Art Staging the Civic: From Rhetoric to Spaciousness

Art Staging the Civic: From Rhetoric to Spaciousness

Mário Caeiro (Politécnico de Leiria, Portugal) and Madalena Folgado (Universidades Lusíada, CITAD, Portugal)
DOI: 10.4018/978-1-7998-2823-5.ch010
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Abstract

The chapter presents a conceptual and pragmatic mindset, concerning activities such as curating artistic projects in public space, programming cultural events, and designing habitats. Different experiments in art are fueling the emergence of a new sensibility, showing how ‘parts of the city' can become possibilities, thus spaces with a great potential for change. In a peculiar rhetorical balance—an ethos of attention, a logos of ongoing urban-based research, and finally a pathos of witty sharing of information, knowledge, and experience—some artistic installations and urban projects are a valid laboratory for creative citizenship. Art is presented as a tekne sensitive to discrete elements of the city, leading these to become the building blocks of urban life. In the epilogue, the authors switch from analysis to a phenomenological approach in order to give to see the very moment wherein the work of art's resoundingness brings awareness to urban space as theatre of apparitions.
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Introduction

In this chapter what is presented is a mindset and a disposition for a critical and transformative approach of activities such as curating artistic projects in public space and programming cultural situations in the city. It is a valid ethical and theoretical framework also for designing habitats and teaching practice. By means of revisiting a set of urban artworks and through the complementary gathering of shreds of a specific jargon in Public Art, a Contemporary understanding of the City as a socio-spatial device is put forward. Such insight is inspiring many innovative activities that are today not only protagonists in the visual dimension of the city’s sceneries, but truly the outcome of a total rhetoric of the urban form, if not an instance where the dream of a post-capitalist society meets the quest for presence.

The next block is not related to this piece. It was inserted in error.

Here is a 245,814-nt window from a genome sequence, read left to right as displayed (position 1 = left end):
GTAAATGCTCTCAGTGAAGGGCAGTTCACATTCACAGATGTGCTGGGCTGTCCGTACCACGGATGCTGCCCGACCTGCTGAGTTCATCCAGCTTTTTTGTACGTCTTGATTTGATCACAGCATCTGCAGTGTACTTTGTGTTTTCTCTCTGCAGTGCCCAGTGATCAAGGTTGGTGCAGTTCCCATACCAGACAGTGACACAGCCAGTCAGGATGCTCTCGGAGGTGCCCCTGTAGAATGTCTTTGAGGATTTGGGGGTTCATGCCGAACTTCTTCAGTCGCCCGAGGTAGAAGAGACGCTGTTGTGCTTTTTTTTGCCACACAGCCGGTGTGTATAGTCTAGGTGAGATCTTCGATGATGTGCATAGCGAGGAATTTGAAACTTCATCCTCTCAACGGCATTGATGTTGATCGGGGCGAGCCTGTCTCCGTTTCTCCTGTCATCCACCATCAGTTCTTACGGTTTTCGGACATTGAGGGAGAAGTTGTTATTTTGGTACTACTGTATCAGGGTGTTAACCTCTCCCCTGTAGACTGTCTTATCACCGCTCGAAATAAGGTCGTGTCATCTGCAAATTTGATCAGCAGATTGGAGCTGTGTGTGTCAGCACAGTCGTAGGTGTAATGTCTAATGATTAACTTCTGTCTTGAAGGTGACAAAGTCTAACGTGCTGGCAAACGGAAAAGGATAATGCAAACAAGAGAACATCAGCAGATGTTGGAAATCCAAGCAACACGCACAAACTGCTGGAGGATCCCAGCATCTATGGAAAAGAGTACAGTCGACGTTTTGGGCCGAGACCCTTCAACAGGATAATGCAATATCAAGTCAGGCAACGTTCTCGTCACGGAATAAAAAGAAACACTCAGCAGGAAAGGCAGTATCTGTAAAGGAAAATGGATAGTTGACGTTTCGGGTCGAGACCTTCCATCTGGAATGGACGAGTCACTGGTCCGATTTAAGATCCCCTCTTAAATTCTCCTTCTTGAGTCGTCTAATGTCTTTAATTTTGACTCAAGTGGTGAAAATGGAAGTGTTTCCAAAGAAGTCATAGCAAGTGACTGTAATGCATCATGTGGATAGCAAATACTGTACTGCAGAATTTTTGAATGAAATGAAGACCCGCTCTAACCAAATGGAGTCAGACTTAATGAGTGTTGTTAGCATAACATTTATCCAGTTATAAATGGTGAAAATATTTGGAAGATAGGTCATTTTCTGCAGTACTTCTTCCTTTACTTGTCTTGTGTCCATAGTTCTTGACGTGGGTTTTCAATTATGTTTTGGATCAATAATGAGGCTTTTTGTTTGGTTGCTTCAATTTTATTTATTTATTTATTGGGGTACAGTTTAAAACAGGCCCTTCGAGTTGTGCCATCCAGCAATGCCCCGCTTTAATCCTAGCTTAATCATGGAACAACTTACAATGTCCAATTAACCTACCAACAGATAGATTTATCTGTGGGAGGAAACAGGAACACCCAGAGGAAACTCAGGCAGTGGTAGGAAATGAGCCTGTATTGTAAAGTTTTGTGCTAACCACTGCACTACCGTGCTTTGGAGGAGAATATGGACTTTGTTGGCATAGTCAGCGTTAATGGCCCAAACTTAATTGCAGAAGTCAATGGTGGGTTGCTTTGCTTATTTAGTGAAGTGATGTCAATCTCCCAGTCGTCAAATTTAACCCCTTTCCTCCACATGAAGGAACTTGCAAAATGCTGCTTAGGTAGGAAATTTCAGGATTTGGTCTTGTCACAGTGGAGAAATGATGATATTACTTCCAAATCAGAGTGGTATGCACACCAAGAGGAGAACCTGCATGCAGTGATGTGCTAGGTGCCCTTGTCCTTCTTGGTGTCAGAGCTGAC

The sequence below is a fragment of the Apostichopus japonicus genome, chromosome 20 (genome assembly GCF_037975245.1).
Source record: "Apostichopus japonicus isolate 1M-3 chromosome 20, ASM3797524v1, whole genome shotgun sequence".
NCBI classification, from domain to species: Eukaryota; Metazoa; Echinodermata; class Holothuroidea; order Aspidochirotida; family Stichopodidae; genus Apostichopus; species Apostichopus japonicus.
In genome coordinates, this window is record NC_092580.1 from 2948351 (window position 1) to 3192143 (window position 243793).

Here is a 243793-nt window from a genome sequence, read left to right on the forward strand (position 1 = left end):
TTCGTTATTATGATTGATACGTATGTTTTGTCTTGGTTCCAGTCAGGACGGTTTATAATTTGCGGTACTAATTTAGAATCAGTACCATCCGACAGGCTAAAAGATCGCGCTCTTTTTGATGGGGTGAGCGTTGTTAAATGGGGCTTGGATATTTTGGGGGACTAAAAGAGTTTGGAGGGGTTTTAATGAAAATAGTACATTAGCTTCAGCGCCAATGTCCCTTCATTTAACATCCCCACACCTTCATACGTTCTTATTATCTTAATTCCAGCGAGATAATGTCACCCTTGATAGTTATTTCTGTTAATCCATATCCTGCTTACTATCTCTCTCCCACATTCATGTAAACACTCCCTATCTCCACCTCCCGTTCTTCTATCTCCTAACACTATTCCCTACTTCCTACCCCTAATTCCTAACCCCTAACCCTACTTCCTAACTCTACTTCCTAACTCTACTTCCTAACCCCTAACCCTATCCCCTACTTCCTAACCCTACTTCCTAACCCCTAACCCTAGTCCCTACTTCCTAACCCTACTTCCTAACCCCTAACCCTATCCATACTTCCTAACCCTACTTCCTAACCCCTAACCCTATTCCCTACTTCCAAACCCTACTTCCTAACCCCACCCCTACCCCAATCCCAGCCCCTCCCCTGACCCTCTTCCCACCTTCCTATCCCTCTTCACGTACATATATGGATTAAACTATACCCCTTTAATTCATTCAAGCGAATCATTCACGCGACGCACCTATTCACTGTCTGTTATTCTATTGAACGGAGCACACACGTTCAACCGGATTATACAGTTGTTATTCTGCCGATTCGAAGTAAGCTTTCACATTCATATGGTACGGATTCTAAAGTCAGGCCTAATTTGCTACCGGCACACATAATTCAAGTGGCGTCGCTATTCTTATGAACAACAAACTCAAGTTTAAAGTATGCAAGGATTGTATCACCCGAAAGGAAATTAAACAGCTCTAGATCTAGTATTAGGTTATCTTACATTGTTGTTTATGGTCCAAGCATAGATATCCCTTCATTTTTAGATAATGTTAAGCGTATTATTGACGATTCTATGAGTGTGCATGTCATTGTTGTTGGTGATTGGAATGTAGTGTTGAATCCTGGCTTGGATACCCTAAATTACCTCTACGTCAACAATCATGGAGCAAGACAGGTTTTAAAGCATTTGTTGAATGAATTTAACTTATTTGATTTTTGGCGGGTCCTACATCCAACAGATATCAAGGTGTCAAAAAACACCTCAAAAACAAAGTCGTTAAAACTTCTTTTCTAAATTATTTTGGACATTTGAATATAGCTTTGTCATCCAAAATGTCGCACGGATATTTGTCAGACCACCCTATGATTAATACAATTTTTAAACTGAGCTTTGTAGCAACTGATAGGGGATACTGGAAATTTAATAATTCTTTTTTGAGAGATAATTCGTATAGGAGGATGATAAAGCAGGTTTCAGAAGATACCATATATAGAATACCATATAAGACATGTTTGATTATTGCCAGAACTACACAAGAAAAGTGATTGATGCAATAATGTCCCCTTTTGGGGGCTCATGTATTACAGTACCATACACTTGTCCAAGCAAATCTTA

The chapter acknowledges the fact that by means of a certain kind of urban art culture appears as a crucial transformative element in the urban fabric, affirming an urban-based Civic creativity. What is concretely presented here is a set of aesthetic visions whose exemplary status is underlined. The intention behind this brief cartography is to explore a concrete corpus of heuristic interventions – some absolutely confirmed as milestones in Contemporary Art, others less known and realized in relatively marginal contexts. All lead the reader to understand how behind all these work(s) lies a same understanding of the potency of the socius as an aesthetic fact.

The argument is divided in three parts. In the first part, comments on a series of quite famous artworks highlight the idea that they can be seen as particularly memorable urban moments, very much in the sense that Lefebvre and later Liggett give to the word (Lefebvre, 2005; Liggett, 2003). These moments are at the core of a pragmatic and conceptual frame of mind, precisely because one could define them as rhetorical gestures – see Wittgenstein’s conception of gesture (Albertsen, 2000), and as well, more recently, the relation between gesture and participatory art (Bala, 2018). In this spirit, we must accept that the one good definition of rhetoric comes from Aristotle who considers it a counterpart of both logic and politics, and calls it the faculty of observing in any given case the available means of persuasion (Aristotle, written 350 B.C.E, para. 10); and we must keep in mind understand gesture as situated between image, speech and action – no longer image but not yet act (Bala, 2018) – and in the core of any reflection on the issue of participation both in terms of artistic practice and reception, and in the sphere of public and civic life (Bala, 2018).

In the second part, a series of less known Urban Light Art installations is described, proving that, despite being much recent, they share the same communicational energy as the works presented in the first part. This is a way to avoid the Classics being ruled out as ‘a story told’. In other words, today’s Light Art can/shall be observed as a situated updating of Modern and Post-Modern Civic experiments and advancements. Light appears here as a technical medium and a cultural model for the gesture – an act that is condensed into hint, a suggestion (Bala, 2018) – to be enlightening.

In the final part, it becomes clear that ‘reading’ such ensemble of works as such – a kaleidoscope of aesthetic insights – what appears is the conscience that the City is a complex rhetoric stage (De Certeau, 1984) where art is absolutely necessary, even if – and precisely because – most of the time it’s messages are fuelling a common and embodied critique of urban reality. In other words, what is proposed is artistic rhetoric as a tool to engage in the Project as a device to deal cognitively with the Western everyday life; but ultimately also to acknowledge emerging conditions for the momentaneous contact with Essence (Abreu, 2015) within the contingencies of the urban condition.

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